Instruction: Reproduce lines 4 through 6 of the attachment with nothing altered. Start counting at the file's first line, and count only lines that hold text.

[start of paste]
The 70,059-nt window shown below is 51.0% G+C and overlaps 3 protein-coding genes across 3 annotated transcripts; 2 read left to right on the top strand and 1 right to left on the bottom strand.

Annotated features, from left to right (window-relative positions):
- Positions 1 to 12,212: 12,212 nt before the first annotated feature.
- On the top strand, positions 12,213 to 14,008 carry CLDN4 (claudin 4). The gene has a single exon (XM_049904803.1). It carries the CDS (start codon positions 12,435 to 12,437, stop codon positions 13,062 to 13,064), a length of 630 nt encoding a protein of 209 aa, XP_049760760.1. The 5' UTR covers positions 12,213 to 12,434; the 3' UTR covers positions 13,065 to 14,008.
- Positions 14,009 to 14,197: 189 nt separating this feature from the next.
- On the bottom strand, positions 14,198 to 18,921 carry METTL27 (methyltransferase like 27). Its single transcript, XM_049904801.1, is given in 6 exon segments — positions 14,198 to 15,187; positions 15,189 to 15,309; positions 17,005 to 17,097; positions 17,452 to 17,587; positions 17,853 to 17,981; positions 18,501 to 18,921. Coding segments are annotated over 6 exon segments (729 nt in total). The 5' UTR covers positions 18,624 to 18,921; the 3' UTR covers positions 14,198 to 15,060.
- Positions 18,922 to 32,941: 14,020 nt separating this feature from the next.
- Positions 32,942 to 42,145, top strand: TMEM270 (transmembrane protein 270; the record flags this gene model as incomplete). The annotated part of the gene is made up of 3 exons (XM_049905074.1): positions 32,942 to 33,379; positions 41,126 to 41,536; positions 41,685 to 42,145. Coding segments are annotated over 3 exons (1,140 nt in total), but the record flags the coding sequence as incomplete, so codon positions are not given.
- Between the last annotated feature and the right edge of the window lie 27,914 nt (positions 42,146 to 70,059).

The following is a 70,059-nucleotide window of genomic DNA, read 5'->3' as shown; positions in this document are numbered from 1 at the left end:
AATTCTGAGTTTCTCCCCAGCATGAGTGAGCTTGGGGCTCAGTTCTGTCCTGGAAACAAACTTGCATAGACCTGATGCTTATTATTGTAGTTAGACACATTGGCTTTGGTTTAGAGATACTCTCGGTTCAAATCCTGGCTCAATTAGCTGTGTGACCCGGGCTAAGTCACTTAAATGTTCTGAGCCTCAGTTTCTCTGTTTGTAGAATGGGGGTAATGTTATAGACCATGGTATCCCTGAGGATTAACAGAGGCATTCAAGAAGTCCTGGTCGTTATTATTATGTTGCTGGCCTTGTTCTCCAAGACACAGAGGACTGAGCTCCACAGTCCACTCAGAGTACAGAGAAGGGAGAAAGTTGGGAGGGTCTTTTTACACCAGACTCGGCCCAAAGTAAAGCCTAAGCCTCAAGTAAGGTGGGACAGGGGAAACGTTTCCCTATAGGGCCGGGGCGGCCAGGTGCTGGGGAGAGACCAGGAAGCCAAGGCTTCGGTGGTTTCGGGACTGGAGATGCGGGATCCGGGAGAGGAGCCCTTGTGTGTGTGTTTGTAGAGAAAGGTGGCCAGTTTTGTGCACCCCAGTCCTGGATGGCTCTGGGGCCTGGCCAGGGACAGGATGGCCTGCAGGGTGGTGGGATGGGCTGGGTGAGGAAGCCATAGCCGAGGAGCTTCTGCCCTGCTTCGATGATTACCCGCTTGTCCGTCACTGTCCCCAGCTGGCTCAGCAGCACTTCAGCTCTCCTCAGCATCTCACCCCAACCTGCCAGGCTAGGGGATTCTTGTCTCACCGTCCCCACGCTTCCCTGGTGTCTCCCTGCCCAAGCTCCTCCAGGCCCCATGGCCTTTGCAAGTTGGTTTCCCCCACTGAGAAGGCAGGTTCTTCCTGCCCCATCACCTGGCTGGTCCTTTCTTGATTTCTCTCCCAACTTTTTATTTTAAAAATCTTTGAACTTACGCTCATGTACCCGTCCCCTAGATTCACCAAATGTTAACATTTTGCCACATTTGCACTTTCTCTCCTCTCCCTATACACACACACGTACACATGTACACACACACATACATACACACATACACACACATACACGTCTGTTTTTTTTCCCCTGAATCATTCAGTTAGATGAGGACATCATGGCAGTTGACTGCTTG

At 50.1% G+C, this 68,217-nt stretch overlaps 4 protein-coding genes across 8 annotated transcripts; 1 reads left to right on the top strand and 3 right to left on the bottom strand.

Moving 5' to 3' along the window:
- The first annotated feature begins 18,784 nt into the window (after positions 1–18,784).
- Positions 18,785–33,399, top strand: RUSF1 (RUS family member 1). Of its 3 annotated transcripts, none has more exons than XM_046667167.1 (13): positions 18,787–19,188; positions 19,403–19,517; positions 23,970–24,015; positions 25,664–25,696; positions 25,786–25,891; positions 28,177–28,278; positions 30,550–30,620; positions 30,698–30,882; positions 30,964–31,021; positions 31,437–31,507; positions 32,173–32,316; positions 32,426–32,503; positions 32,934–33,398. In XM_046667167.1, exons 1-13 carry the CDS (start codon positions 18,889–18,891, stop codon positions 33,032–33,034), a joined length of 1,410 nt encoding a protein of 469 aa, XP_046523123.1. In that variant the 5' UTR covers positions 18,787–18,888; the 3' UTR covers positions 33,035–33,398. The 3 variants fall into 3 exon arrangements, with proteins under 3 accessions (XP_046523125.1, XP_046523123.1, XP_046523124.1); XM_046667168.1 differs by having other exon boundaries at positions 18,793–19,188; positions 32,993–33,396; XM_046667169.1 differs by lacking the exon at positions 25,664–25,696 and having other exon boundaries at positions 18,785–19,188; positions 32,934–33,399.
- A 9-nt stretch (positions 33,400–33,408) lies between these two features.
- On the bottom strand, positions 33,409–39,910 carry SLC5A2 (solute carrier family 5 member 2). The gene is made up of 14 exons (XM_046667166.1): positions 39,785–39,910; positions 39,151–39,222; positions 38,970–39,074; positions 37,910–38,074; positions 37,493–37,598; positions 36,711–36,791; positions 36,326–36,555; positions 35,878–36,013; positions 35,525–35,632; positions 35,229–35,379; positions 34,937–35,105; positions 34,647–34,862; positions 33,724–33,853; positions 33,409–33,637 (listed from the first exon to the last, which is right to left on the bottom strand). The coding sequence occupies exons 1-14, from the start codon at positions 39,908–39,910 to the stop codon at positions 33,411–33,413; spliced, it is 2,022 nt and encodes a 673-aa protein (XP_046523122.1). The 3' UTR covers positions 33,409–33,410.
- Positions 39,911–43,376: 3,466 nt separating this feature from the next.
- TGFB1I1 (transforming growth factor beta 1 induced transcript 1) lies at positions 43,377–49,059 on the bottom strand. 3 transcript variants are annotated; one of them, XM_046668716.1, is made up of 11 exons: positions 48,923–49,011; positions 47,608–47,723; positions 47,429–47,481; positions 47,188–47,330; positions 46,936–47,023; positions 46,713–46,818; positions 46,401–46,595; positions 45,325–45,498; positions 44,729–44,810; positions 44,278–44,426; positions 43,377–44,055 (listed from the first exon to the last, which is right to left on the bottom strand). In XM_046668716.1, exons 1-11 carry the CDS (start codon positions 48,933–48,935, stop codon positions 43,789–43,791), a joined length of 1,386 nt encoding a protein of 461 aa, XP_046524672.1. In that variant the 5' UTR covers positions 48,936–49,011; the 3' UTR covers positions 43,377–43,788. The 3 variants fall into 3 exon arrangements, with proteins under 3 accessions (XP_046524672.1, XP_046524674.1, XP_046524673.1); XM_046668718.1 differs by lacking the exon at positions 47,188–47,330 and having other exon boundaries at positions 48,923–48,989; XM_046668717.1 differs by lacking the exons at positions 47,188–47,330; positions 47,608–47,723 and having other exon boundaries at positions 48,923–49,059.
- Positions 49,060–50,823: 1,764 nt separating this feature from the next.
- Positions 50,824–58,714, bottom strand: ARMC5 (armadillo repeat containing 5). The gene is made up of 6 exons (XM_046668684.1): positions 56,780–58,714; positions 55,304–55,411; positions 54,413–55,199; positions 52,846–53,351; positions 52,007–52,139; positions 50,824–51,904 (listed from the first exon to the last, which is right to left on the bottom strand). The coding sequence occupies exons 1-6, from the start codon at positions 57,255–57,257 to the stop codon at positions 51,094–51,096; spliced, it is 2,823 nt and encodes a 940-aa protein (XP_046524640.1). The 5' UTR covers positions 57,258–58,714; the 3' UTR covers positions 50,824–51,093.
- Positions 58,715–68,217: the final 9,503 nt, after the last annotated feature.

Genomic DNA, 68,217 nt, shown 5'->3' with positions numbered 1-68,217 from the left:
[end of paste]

- On the top strand, positions 12,213 to 14,008 carry CLDN4 (claudin 4). The gene has a single exon (XM_049904803.1). It carries the CDS (start codon positions 12,435 to 12,437, stop codon positions 13,062 to 13,064), a length of 630 nt encoding a protein of 209 aa, XP_049760760.1. The 5' UTR covers positions 12,213 to 12,434; the 3' UTR covers positions 13,065 to 14,008.
- Positions 14,009 to 14,197: 189 nt separating this feature from the next.
- On the bottom strand, positions 14,198 to 18,921 carry METTL27 (methyltransferase like 27). Its single transcript, XM_049904801.1, is given in 6 exon segments — positions 14,198 to 15,187; positions 15,189 to 15,309; positions 17,005 to 17,097; positions 17,452 to 17,587; positions 17,853 to 17,981; positions 18,501 to 18,921. Coding segments are annotated over 6 exon segments (729 nt in total). The 5' UTR covers positions 18,624 to 18,921; the 3' UTR covers positions 14,198 to 15,060.